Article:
Keeping the field clean

Mar 19th, 2014 | By | Category: Sports

By Zach Oseran

The N-word. A word that is racially charged, yet at the same time a common phrase in the vernacular of sports culture. It’s a word that is rooted in our country’s history of oppression and discrimination. It simultaneously has the power to divide and perhaps indicate a sign of respect or endearment between athletes.

But it doesn’t belong in sports just as much as it doesn’t belong in our vocabulary.

Recently, the NFL has begun to talk about the possibility of banning the controversial word from the game, instituting penalties for on-field usage.

But if the NFL is going to ban the N-word, why not ban all discriminatory language and swear words? Why is it OK to say one word is worse than other offensive language that is targeted against players of certain sexual orientations, gender identities or ethnicities?

In an interview with Sports Illustrated earlier this month Seattle Seahawks cornerback Richard Sherman said: “It’s almost racist, to me. It’s weird they’re targeting one specific word. Why wouldn’t all curse words be banned then?” Sherman makes a good point. If this word gets banned, shouldn’t every other derogatory slur also be banned?

With the current state of sports culture, terms like N-word and F-word have no place in the game of football.

That being said, how can the NFL regulate such a thing? Although discussions seem preliminary at this point, the NFL could institute player fines or team penalties on the field when players use such language.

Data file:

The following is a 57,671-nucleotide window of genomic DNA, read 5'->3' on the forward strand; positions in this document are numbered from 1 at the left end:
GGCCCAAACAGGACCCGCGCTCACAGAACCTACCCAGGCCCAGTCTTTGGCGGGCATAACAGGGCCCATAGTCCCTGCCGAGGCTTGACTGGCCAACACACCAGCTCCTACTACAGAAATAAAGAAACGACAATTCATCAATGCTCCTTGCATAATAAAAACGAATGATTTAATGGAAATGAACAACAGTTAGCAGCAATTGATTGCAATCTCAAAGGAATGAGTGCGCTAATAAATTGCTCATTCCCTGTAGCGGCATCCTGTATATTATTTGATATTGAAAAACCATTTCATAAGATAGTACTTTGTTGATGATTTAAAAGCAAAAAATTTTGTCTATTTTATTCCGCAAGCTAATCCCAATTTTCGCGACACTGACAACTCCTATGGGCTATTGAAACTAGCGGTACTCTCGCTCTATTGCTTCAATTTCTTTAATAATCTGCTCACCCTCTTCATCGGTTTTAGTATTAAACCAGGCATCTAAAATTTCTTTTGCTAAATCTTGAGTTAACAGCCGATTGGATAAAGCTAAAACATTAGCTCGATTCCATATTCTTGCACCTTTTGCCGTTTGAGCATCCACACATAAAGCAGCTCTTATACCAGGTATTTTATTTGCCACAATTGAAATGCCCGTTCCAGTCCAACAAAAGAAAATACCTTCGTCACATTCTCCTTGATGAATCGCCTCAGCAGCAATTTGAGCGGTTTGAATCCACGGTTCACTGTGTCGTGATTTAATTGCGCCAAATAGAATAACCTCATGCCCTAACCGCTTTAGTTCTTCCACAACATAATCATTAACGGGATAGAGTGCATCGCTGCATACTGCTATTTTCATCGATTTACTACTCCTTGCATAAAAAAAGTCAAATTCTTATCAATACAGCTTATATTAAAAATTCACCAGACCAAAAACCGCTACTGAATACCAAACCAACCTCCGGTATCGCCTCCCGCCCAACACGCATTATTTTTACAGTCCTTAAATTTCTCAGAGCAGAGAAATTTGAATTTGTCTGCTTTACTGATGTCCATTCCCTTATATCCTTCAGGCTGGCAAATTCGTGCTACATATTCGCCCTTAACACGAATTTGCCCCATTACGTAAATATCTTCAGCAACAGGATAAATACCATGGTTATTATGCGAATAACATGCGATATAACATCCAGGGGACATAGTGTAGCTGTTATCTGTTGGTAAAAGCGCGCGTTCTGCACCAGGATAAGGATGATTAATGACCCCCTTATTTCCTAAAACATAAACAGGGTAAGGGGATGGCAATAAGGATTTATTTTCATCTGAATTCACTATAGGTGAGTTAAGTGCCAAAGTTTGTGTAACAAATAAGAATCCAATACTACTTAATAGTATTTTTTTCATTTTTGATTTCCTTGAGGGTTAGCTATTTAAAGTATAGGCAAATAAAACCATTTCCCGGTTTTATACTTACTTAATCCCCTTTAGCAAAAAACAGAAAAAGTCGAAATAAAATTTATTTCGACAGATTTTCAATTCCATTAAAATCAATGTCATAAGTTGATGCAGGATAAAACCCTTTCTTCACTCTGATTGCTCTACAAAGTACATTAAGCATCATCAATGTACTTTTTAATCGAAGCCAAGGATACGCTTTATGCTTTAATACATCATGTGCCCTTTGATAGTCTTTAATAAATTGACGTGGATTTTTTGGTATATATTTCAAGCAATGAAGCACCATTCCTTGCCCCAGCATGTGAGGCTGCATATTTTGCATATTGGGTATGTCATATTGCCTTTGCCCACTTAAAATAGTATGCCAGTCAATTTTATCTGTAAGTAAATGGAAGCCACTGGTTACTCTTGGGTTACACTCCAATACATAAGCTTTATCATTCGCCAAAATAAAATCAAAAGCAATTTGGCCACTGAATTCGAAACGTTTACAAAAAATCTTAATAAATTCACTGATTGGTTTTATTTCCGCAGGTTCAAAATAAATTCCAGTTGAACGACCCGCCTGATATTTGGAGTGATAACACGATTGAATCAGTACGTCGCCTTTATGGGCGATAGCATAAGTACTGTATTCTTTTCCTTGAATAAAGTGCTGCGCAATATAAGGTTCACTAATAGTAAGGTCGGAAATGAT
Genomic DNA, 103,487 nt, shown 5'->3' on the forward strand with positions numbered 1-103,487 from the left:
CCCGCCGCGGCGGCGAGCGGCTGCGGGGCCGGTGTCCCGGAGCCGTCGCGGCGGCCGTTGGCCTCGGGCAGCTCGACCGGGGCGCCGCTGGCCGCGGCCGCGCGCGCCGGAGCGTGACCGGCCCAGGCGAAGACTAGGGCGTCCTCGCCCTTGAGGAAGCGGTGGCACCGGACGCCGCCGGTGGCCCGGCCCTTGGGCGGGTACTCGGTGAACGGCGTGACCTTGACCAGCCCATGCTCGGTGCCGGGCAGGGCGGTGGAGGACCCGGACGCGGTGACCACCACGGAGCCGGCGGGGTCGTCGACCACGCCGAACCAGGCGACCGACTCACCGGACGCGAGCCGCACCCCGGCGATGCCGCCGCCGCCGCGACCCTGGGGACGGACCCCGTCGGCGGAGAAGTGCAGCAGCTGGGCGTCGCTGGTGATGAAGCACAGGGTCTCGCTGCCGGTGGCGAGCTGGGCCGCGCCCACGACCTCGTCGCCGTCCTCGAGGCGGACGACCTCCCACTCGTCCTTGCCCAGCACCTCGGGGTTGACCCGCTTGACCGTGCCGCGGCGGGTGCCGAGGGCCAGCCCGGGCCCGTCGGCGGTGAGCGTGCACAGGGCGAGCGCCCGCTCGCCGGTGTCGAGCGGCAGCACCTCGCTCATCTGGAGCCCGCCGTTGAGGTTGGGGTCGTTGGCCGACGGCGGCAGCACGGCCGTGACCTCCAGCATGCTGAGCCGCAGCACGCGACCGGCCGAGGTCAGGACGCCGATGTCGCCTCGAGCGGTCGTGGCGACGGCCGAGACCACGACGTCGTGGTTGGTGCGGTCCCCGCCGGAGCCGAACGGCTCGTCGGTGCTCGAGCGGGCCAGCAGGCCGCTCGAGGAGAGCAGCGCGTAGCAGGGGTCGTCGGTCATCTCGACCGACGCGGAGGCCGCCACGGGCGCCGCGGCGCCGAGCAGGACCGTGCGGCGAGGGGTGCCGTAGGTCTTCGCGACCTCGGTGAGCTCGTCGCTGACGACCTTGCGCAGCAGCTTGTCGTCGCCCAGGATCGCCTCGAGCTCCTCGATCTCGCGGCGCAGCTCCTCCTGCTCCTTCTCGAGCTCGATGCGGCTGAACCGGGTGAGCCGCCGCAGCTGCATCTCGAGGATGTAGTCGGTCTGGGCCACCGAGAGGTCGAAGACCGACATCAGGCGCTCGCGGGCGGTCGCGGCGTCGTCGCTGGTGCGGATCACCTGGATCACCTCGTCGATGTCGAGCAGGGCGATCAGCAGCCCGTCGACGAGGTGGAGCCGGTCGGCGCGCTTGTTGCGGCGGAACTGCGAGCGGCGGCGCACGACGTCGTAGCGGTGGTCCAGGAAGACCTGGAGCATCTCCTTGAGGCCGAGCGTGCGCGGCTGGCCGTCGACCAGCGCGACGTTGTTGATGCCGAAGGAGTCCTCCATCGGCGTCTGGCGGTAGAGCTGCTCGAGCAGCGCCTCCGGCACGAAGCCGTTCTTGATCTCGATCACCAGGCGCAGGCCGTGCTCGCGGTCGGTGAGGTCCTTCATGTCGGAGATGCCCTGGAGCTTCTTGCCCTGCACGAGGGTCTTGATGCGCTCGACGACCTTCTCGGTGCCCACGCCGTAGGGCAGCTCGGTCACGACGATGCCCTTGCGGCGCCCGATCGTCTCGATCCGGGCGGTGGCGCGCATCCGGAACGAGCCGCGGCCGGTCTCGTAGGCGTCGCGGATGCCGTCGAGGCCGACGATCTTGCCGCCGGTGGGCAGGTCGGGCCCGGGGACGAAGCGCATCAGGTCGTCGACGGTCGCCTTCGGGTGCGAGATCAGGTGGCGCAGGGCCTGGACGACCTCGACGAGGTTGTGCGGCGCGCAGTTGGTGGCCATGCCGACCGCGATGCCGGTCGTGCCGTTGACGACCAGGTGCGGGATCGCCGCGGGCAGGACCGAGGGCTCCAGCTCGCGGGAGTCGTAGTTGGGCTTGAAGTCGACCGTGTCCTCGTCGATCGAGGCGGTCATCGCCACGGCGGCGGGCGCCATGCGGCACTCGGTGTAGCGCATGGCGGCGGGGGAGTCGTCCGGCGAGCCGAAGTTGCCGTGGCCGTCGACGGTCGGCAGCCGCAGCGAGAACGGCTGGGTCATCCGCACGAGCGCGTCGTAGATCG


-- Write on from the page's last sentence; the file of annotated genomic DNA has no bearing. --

Ideally, issuing such penalties would incentivize athletes to clean up their on-field language.

This problem becomes increasingly important as the NFL increases its use with microphone technology during national broadcasts.

Another interesting, perhaps more effective suggestion by journalist Robert Klemo of Sports Illustrted, was the idea of educating younger players in the league about the implications of using discriminatory language.

“It has to start with education, not just penalties. Otherwise, players are going to feel like they’re being targeted, and they won’t respond well,” Klemo said. “It will take an education process that lasts a long time, in terms of either trying to convince these guys that it’s not a good word to use, or trying to convince them that for their own benefit they shouldn’t use it.”

Educating young athletes coming into the league about the impact of this violent language could be a great way to dissolve the use of slurs and demeaning language in the league.

Although it is unlikely the NFL will begin to penalize players this upcoming season for using such terms on the field and in the locker room, starting the discussion shows that the league is moving in the right direction.

It’s time to clean up the language of professional athletes, regardless of racial, sexual and gender identities.

It’s time to educate them on the implications of the language they are using. NFL players and athletes are role models for millions of children and fans around the world.

They should keep that in mind when they open their mouths.

zoseran@willamette.edu

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